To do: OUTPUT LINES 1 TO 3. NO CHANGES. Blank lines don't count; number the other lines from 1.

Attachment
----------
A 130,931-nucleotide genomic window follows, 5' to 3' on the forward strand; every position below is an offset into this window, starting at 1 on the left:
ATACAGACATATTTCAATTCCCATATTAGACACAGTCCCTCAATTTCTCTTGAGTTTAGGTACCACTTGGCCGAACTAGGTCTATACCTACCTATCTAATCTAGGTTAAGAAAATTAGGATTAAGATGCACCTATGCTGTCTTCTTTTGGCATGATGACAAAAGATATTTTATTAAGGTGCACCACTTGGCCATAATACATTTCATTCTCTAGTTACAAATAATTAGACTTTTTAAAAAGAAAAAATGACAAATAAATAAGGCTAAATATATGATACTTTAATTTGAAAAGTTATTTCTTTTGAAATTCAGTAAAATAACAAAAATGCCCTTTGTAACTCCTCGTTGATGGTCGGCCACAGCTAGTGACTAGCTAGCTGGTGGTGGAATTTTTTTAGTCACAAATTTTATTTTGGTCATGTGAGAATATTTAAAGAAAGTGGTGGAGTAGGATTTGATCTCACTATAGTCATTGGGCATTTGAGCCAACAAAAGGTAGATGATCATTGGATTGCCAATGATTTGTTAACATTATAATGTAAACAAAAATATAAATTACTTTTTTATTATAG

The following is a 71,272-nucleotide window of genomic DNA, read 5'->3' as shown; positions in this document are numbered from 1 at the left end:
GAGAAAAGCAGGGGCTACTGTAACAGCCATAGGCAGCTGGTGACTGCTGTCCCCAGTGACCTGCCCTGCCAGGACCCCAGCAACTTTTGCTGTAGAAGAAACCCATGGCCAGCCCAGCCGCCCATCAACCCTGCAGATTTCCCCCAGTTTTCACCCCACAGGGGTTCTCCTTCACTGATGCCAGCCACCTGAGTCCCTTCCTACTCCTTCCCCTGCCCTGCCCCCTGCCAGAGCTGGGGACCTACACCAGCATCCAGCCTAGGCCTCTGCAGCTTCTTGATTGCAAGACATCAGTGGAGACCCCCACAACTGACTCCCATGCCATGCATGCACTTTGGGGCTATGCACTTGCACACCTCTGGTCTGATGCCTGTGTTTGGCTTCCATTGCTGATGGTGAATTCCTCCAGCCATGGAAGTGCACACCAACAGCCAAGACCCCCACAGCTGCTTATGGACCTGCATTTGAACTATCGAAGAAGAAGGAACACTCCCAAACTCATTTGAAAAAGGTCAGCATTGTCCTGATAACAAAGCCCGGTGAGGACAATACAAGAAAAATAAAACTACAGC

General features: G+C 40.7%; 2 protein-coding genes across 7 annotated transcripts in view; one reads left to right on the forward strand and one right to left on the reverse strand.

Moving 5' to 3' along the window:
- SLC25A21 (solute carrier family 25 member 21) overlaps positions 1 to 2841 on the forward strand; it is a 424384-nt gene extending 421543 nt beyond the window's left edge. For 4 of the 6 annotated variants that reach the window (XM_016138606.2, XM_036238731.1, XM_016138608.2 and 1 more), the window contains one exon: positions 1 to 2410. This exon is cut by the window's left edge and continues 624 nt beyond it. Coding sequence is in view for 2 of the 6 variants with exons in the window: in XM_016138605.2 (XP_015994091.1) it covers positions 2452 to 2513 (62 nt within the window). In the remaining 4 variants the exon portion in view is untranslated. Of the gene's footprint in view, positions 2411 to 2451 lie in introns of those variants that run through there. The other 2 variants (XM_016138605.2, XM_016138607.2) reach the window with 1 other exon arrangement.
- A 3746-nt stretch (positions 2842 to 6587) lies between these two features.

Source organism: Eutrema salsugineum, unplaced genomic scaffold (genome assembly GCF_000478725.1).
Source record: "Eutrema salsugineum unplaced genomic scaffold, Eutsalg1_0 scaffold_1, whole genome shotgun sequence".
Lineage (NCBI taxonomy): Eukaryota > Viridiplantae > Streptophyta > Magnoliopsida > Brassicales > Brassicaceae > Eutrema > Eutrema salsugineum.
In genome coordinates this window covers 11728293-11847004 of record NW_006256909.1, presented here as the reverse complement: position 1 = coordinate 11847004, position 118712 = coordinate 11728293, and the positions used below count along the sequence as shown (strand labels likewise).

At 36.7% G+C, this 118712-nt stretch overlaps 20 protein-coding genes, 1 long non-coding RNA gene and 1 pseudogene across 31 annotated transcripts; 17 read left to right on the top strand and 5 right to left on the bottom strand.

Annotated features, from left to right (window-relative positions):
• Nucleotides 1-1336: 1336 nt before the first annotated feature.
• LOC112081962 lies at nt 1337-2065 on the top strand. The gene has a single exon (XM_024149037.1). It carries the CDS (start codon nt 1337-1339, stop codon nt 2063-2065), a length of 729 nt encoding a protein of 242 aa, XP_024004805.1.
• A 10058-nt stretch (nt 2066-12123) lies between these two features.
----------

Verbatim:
A 130,931-nucleotide genomic window follows, 5' to 3' on the forward strand; every position below is an offset into this window, starting at 1 on the left:
ATACAGACATATTTCAATTCCCATATTAGACACAGTCCCTCAATTTCTCTTGAGTTTAGGTACCACTTGGCCGAACTAGGTCTATACCTACCTATCTAATCTAGGTTAAGAAAATTAGGATTAAGATGCACCTATGCTGTCTTCTTTTGGCATGATGACAAAAGATATTTTATTAAGGTGCACCACTTGGCCATAATACATTTCATTCTCTAGTTACAAATAATTAGACTTTTTAAAAAGAAAAAATGACAAATAAATAAGGCTAAATATATGATACTTTAATTTGAAAAGTTATTTCTTTTGAAATTCAGTAAAATAACAAAAATGCCCTTTGTAACTCCTCGTTGATGGTCGGCCACAGCTAGTGACTAGCTAGCTGGTGGTGGAATTTTTTTAGTCACAAATTTTATTTTGGTCATGTGAGAATATTTAAAGAAAGTGGTGGAGTAGGATTTGATCTCACTATAGTCATTGGGCATTTGAGCCAACAAAAGGTAGATGATCATTGGATTGCCAATGATTTGTTAACATTATAATGTAAACAAAAATATAAATTACTTTTTTATTATAG

The following is a 71,272-nucleotide window of genomic DNA, read 5'->3' as shown; positions in this document are numbered from 1 at the left end: